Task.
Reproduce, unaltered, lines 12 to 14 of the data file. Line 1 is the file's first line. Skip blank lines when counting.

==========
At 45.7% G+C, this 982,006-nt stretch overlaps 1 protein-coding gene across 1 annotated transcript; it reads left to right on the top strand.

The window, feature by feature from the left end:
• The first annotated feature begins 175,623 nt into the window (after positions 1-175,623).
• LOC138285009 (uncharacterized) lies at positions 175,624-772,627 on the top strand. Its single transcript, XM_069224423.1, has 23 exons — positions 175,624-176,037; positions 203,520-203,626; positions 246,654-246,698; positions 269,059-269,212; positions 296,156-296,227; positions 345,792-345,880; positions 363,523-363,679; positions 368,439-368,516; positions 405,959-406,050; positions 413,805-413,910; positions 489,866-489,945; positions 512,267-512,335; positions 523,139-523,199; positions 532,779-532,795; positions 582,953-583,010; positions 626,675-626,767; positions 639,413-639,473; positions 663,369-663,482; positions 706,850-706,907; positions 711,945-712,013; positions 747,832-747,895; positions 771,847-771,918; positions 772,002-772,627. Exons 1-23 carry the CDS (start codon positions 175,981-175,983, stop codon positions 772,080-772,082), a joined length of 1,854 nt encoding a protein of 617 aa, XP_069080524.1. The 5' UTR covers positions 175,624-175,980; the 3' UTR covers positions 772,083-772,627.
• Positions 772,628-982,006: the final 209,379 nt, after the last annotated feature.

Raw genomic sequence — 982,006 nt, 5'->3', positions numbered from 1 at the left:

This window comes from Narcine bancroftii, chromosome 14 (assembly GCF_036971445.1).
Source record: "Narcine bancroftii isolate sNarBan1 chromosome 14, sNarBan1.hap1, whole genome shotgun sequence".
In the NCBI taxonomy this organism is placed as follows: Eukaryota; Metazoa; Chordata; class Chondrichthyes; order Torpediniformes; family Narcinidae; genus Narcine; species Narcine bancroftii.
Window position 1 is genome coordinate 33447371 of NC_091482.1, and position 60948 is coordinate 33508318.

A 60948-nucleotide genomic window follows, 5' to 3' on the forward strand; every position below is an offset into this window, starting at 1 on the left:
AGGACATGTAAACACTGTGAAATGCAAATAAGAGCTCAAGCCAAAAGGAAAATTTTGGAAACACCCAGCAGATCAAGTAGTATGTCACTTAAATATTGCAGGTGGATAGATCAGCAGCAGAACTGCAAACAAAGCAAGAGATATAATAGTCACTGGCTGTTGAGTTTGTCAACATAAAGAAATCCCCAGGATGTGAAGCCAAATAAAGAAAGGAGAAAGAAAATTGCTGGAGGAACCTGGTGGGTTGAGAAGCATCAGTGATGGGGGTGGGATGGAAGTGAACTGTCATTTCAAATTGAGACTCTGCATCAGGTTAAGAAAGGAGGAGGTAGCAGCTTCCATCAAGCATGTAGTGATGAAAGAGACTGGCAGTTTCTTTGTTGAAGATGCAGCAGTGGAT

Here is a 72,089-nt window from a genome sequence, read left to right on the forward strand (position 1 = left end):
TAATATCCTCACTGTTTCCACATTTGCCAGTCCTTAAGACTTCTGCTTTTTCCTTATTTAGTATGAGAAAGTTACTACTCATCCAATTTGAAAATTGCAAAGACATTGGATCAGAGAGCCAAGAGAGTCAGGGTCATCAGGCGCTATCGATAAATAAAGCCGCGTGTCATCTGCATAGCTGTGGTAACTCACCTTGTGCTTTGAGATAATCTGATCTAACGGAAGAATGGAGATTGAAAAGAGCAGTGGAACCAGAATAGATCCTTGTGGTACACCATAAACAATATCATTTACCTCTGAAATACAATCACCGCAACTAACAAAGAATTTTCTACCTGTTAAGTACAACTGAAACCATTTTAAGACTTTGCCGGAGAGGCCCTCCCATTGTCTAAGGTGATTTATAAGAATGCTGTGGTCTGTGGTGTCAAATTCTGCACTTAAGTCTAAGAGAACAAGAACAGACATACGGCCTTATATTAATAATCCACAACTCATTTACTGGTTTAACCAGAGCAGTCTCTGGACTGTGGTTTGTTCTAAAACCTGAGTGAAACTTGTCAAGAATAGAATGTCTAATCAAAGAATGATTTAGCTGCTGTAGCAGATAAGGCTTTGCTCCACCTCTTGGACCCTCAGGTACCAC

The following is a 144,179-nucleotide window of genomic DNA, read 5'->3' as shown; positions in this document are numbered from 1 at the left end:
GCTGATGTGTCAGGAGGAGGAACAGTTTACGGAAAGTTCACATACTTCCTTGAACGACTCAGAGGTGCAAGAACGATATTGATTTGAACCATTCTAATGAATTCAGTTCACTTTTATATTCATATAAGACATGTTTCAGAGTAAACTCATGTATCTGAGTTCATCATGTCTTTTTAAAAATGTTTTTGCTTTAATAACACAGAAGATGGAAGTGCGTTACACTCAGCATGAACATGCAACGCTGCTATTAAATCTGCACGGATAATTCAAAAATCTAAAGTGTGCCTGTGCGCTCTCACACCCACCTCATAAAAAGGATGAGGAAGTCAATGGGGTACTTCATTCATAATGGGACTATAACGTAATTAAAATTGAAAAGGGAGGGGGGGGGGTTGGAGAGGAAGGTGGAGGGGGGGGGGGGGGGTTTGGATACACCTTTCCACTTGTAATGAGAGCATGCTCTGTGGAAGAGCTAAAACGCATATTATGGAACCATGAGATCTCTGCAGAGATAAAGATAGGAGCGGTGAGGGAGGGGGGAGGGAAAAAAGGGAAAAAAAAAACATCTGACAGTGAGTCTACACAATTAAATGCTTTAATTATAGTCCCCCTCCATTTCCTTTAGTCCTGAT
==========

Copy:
AGGACATGTAAACACTGTGAAATGCAAATAAGAGCTCAAGCCAAAAGGAAAATTTTGGAAACACCCAGCAGATCAAGTAGTATGTCACTTAAATATTGCAGGTGGATAGATCAGCAGCAGAACTGCAAACAAAGCAAGAGATATAATAGTCACTGGCTGTTGAGTTTGTCAACATAAAGAAATCCCCAGGATGTGAAGCCAAATAAAGAAAGGAGAAAGAAAATTGCTGGAGGAACCTGGTGGGTTGAGAAGCATCAGTGATGGGGGTGGGATGGAAGTGAACTGTCATTTCAAATTGAGACTCTGCATCAGGTTAAGAAAGGAGGAGGTAGCAGCTTCCATCAAGCATGTAGTGATGAAAGAGACTGGCAGTTTCTTTGTTGAAGATGCAGCAGTGGAT

Here is a 72,089-nt window from a genome sequence, read left to right on the forward strand (position 1 = left end):
TAATATCCTCACTGTTTCCACATTTGCCAGTCCTTAAGACTTCTGCTTTTTCCTTATTTAGTATGAGAAAGTTACTACTCATCCAATTTGAAAATTGCAAAGACATTGGATCAGAGAGCCAAGAGAGTCAGGGTCATCAGGCGCTATCGATAAATAAAGCCGCGTGTCATCTGCATAGCTGTGGTAACTCACCTTGTGCTTTGAGATAATCTGATCTAACGGAAGAATGGAGATTGAAAAGAGCAGTGGAACCAGAATAGATCCTTGTGGTACACCATAAACAATATCATTTACCTCTGAAATACAATCACCGCAACTAACAAAGAATTTTCTACCTGTTAAGTACAACTGAAACCATTTTAAGACTTTGCCGGAGAGGCCCTCCCATTGTCTAAGGTGATTTATAAGAATGCTGTGGTCTGTGGTGTCAAATTCTGCACTTAAGTCTAAGAGAACAAGAACAGACATACGGCCTTATATTAATAATCCACAACTCATTTACTGGTTTAACCAGAGCAGTCTCTGGACTGTGGTTTGTTCTAAAACCTGAGTGAAACTTGTCAAGAATAGAATGTCTAATCAAAGAATGATTTAGCTGCTGTAGCAGATAAGGCTTTGCTCCACCTCTTGGACCCTCAGGTACCAC